That’s the title from the WSJ opinion piece…by a women. Obviously it caught my attention – I mean Sarah Palin has opened the Mommy Wars in a whole new way (Hilary didn’t so much because her child is an adult – working motherhood for her had been hashed out it in ’96). But Sarah Palin is the mother of 5 young children and so she is front and center in the debate. According to this article, it quoted other columnists as fretting that Gov Palin was not a good role mother for working mothers because she does too much – 5 children, high profile job, and all without the help from government agencies. Of course Sarah Palin has an ace in the hole – the support of her husband who is on a leave of absence from work. This means he is stay at home dad, in case anyone was unclear. Gov Palin also credits a strong network of aunts and grandparents. The problem with this, some other Feminists have pointed out, is that this means she’s not advocating for maternity leave, universal pre-k or equal pay. One the one hand Sarah Palin is great role model – she has managed to combine work and family…but because she is doing it on her help, she not feminist enough…
So is Sarah Palin a good role model for today’s girls – will they look at her and see the embodiment of having it all – or is she is bad for the feminist agenda of equal pay and more government support for working mother’s?
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So apparently Chris Matthew’s isn’t women friendly and has been called on it. The flap stems over comments made on a morning news show that indicated he thought Hillary Clinton had only gotten to where she was (successful Senator and current presidential candidate), because of her husband’s infidelity. It was a little unclear as to whether he meant it because of the notoriety attached to her (no such thing as bad publicyt) or because women felt sorry for her and where thus propelling her along. Hmm – I guess he forgot that she is graduate of Wellesley and Yale Law School (not that these are the end all and be all, but hey – she might actually have a brain, you know).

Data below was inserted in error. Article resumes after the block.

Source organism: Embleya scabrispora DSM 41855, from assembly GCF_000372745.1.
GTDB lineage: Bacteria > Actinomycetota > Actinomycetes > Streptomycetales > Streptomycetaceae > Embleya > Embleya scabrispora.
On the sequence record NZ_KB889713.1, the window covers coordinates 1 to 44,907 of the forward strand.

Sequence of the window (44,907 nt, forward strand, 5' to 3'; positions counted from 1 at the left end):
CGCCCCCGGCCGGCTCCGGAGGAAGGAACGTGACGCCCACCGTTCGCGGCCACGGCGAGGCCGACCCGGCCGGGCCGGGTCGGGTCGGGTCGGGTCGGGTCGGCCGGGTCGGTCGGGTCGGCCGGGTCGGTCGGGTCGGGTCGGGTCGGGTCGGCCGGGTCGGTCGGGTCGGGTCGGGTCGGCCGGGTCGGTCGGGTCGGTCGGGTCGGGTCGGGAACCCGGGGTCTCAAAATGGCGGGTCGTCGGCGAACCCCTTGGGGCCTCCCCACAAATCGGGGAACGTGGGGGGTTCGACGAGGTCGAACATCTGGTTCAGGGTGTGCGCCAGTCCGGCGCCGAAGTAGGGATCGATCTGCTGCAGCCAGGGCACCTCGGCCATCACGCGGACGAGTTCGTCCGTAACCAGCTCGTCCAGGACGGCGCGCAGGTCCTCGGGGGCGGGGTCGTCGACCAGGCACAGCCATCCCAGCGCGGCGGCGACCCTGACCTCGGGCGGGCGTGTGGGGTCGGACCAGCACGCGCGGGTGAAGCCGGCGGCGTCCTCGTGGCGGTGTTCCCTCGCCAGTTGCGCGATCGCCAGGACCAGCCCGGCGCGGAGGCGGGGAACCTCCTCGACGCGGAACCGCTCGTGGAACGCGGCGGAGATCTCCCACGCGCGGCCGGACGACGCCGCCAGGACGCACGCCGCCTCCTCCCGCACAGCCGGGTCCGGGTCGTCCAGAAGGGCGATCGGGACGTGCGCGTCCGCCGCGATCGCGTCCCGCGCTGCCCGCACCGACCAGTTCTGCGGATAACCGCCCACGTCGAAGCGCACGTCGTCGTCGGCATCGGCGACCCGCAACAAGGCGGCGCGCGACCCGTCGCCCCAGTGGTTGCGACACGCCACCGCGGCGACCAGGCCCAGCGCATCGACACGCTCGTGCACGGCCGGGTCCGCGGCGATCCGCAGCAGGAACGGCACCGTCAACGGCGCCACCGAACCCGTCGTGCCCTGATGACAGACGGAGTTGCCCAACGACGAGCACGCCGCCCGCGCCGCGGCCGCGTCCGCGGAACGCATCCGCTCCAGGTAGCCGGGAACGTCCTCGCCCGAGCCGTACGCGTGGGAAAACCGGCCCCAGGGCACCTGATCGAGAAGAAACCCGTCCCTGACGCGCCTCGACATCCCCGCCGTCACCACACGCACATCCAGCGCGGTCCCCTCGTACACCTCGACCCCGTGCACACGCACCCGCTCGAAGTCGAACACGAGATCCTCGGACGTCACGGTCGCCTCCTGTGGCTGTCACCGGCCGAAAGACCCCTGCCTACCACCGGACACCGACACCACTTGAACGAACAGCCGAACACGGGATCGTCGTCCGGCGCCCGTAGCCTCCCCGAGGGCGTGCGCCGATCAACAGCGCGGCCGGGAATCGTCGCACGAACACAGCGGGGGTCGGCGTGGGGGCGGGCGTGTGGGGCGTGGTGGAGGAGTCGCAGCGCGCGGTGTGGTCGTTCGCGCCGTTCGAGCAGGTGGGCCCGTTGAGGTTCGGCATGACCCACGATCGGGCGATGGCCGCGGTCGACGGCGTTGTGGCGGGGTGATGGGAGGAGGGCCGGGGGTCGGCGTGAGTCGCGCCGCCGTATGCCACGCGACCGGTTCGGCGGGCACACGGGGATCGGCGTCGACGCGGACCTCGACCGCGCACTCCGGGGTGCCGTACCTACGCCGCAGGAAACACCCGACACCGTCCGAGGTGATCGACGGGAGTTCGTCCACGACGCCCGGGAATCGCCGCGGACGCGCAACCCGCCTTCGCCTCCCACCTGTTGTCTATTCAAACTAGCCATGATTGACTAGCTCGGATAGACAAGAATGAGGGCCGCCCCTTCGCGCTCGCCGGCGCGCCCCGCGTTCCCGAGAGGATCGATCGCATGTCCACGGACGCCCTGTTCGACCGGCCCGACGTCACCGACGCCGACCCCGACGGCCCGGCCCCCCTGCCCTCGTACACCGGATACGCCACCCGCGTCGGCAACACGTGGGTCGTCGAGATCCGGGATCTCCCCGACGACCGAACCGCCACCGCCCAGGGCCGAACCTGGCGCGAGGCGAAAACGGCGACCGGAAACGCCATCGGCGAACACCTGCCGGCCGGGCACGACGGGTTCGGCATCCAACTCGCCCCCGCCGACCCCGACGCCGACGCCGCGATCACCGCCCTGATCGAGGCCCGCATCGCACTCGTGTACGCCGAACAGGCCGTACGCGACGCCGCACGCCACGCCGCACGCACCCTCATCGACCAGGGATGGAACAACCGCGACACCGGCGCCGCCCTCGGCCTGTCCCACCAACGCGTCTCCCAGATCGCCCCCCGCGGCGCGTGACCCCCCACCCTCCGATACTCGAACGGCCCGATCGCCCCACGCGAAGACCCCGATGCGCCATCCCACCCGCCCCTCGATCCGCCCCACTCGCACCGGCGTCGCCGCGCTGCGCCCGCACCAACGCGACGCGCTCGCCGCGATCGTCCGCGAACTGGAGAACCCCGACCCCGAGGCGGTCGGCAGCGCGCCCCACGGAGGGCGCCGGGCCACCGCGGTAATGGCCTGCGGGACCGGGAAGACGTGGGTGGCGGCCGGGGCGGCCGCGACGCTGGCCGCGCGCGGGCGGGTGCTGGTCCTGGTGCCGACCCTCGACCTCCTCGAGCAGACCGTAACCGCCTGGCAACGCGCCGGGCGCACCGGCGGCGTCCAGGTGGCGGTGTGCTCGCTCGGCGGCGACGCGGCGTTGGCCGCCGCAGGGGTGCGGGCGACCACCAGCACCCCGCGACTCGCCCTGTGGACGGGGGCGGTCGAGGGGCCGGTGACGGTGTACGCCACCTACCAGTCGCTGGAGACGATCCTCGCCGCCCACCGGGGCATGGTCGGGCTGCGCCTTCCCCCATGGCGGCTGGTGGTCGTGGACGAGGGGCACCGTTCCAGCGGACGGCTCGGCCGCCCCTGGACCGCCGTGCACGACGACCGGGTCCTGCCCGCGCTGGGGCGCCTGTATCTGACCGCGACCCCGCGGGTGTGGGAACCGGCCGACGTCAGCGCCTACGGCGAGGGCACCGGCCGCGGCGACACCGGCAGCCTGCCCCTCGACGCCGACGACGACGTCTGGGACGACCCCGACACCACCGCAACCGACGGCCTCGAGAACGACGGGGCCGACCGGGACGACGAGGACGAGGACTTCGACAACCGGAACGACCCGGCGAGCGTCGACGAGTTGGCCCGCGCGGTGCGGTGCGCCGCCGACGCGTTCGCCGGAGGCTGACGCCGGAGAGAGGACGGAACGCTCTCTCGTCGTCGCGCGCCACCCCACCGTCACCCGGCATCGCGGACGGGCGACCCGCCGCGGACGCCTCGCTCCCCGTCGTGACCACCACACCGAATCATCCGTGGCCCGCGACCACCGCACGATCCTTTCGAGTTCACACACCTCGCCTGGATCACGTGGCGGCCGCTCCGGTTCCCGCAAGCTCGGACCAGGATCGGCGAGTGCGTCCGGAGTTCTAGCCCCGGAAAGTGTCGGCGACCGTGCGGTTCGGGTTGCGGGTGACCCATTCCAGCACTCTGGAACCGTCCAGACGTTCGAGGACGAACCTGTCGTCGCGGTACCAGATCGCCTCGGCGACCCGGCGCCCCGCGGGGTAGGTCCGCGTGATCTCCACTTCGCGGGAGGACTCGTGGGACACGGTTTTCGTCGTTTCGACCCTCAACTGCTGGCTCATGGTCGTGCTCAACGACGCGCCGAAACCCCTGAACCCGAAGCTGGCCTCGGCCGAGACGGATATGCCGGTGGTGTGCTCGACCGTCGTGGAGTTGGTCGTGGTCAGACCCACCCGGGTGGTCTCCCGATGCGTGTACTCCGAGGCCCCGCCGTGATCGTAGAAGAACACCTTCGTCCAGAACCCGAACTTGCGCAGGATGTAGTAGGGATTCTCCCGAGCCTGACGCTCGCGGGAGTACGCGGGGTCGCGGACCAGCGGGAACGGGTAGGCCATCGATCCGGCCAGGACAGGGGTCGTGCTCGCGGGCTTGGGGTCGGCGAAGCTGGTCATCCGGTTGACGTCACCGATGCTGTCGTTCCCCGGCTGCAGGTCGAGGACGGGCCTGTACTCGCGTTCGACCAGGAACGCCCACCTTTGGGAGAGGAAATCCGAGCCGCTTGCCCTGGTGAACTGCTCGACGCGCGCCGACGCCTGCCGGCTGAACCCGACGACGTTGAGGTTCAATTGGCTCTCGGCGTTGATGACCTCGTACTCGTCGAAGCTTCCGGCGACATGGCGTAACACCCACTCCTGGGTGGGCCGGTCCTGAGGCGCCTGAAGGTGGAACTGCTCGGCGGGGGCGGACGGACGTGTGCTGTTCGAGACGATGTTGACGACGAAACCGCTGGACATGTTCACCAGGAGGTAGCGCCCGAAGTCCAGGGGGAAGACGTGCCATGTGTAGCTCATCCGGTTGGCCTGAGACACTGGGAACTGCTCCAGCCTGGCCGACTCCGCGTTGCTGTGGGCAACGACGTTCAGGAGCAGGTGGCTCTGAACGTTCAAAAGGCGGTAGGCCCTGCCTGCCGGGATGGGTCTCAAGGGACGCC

Other feminist leaders called for an apology, saying that Matthews has showed a pattern of sexist remarks when it comes to female politicians. Matthews apologized, saying that he didn’t mean all of Senator Clinton’s accomplishments were due to her husband’s infidelity, just that some of her current popularity may have sprung from the whole Monica-gate.
So, Chris – do you have a working wife – do her accomplishment stem from being married to you? Would you say that even if you thought? Perhaps it would be better for successful women to stay unmarried, so then no one could claim that they rode the coattails of a man? Is that what you really meant to say? For someone who makes his living talking you seem to have a hard time getting the message across. Better luck next time saying what you mean.
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